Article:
Tips for Creating a Good
1- Choose a target job (also
called "job objective"). An actual job title works best.
2- Find out what skills, knowledge, and
experience are needed to do that target job.
3- Make a list of your 2, 3, or 4
strongest skills or abilities or knowledge that make you a good candidate for the
4- For each key skill, think of
several accomplishments from your past work history that illustrate that skill.
5- Describe each accomplishment in
a simple, powerful, action statement that emphasizes the results that benefited your
6- Make a list of the primary
jobs you've held, in chronological order. Include any unpaid work that fills a
gap or that shows you have the skills for the job.
7- Make a list of your training
and education that's related to the new job you want.
8- Choose a resume format that
fits your situation--either chronological or functional. Functional works best if
you're changing fields; Chronological works well if you're moving up in the same field.
9- Arrange your action statements
according to the format you choose.
10- Summarize your key points
at the top of your resume.
Things you "Should" do
with your resume
- Use 8-1/2" X 11" paper.
- Make your resume as legible as possible.
- Include both a permanent contact and present address and phone number. You may be
contacted through a permanent address or phone, even after you have moved from your
- Include your job discipline(s)...near your name at the top of page one of your resume
and as a title to each assignment.
- Include a summary paragraph near the top of your resume. Be brief but be complete.
- Include pertinent education and/or training.
- List jobs in reverse chronological order.
- Try to keep to a maximum of two pages (see "tips" if resume is longer than two
Things you "Should Not"
do with your resume
- Don't include personal references or hobbies.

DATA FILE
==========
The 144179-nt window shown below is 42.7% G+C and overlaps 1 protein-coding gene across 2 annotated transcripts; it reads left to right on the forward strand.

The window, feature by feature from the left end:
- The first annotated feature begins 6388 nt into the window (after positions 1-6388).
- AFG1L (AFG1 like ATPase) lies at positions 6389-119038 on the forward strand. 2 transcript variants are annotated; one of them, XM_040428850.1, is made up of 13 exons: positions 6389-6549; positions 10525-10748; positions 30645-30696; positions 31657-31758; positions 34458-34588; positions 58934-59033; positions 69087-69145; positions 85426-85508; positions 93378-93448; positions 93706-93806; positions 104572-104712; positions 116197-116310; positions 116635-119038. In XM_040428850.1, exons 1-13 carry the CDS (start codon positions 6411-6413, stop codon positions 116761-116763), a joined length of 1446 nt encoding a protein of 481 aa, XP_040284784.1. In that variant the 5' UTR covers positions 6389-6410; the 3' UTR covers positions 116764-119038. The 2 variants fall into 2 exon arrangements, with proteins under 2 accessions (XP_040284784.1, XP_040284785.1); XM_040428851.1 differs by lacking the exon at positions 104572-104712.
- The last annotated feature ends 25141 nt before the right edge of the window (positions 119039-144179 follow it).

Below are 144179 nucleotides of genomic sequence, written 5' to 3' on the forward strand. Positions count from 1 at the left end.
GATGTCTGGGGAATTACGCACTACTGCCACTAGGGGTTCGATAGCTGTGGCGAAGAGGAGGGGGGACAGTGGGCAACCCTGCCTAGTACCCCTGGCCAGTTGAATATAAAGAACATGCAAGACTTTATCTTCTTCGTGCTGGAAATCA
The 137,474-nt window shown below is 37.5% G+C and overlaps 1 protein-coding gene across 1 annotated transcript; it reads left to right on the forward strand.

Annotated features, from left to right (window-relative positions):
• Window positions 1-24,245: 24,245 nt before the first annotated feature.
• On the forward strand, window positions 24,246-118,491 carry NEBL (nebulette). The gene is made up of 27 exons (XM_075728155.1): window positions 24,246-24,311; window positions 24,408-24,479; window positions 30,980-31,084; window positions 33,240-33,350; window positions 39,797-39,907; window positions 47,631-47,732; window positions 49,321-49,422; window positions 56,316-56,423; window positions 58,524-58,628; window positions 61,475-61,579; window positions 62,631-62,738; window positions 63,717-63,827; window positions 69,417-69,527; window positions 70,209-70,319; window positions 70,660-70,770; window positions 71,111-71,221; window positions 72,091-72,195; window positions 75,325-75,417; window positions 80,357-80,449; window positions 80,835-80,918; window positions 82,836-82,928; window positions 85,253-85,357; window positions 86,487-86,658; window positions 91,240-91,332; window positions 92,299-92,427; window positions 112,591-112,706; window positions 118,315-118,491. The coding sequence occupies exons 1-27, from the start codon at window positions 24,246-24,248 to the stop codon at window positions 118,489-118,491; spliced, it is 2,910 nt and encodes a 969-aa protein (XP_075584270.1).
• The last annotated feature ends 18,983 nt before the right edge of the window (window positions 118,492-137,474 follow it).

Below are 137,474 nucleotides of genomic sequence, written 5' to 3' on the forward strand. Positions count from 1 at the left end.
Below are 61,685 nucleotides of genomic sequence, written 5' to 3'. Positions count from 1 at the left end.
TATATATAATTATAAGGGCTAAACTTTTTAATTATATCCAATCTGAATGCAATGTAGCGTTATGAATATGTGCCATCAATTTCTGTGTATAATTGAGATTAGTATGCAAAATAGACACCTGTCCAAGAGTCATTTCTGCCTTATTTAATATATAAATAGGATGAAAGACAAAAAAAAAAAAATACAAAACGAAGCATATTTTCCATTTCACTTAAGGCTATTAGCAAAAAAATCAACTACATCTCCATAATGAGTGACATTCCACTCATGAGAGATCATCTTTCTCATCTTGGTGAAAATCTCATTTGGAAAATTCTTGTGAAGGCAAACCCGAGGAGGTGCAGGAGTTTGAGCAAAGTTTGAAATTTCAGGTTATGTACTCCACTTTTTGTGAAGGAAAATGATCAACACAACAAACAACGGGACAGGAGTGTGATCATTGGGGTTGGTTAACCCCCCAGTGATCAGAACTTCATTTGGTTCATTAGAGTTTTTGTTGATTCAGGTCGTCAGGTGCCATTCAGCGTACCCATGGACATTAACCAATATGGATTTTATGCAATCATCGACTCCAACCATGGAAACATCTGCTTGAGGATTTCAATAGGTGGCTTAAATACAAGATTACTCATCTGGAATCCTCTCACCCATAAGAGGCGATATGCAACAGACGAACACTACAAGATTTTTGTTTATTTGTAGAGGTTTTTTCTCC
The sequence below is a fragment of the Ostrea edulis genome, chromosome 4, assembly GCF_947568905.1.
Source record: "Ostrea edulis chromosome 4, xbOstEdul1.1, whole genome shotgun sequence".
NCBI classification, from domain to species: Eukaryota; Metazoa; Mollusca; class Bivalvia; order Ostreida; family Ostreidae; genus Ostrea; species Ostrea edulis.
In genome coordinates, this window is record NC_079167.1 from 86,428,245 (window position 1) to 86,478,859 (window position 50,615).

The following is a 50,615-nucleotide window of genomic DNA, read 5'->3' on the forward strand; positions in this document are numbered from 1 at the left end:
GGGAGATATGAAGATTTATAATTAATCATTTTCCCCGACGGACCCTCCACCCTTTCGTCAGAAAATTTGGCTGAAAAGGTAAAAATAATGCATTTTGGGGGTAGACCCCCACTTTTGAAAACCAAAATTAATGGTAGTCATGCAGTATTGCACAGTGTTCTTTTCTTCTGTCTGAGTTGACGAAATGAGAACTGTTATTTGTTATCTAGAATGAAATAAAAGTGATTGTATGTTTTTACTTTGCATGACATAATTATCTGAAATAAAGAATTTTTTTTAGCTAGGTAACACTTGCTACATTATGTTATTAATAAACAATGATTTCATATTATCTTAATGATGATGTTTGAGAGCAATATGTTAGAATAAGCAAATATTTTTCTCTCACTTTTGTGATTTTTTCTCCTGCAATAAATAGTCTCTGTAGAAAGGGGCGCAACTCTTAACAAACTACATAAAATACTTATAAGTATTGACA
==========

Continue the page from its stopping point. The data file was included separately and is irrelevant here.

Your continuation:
- Don't include your Social Security Number.
- Don't include a cover sheet.
- Don't use a "Job Objective." This is normally found on a resume for someone
who is seeking a "direct" position. A "Job Objective" tells the firms
what you want from them whereas a "Summary" tells what you can do for them.
- Don't exaggerate your experience.
- Don't show salary or pay information.
- Don't offer explanations for leaving prior employers.
- Don't use your photograph.
- Don't use abbreviations (except those that are acceptable in the engineering/technical
fields, such as IBM, CAD, E/M, etc.).
Tips to help you shorten a lengthy
- Have it typed by a professional typesetter.
- Eliminate all extra spaces between lines (except between job assignments).
- Use narrower margins.
- Keep job descriptions to 3-5 sentences (especially for older positions).
- If your "length" problem is due to an extensive number of job assignments,
leave the oldest positions off and type the following at the bottom of the last page of
your resume: "Experience from (date) to (date) available upon request." Then
prepare a "complete" resume to furnish only to firms asking for it.
- Include only necessary personal information.
- List "Under contract to" for any contract assignments you may have had.
- Include total number of years experience.
- Give security status, if any. If your security clearance has expired, include the date
- Write job descriptions in easy-to-understand terms, and as completely as space allows.
- Include your name and page number on each page of a multiple page resume (except no
number on first page).
- If you want to use a better quality paper, consider a white bond paper with a rag
content (available from most printers or paper supply stores). Rag bond, however, should
not be used if you are printing copies of your resume on a photo copier (such as Xerox),
as the letters may break up on folds.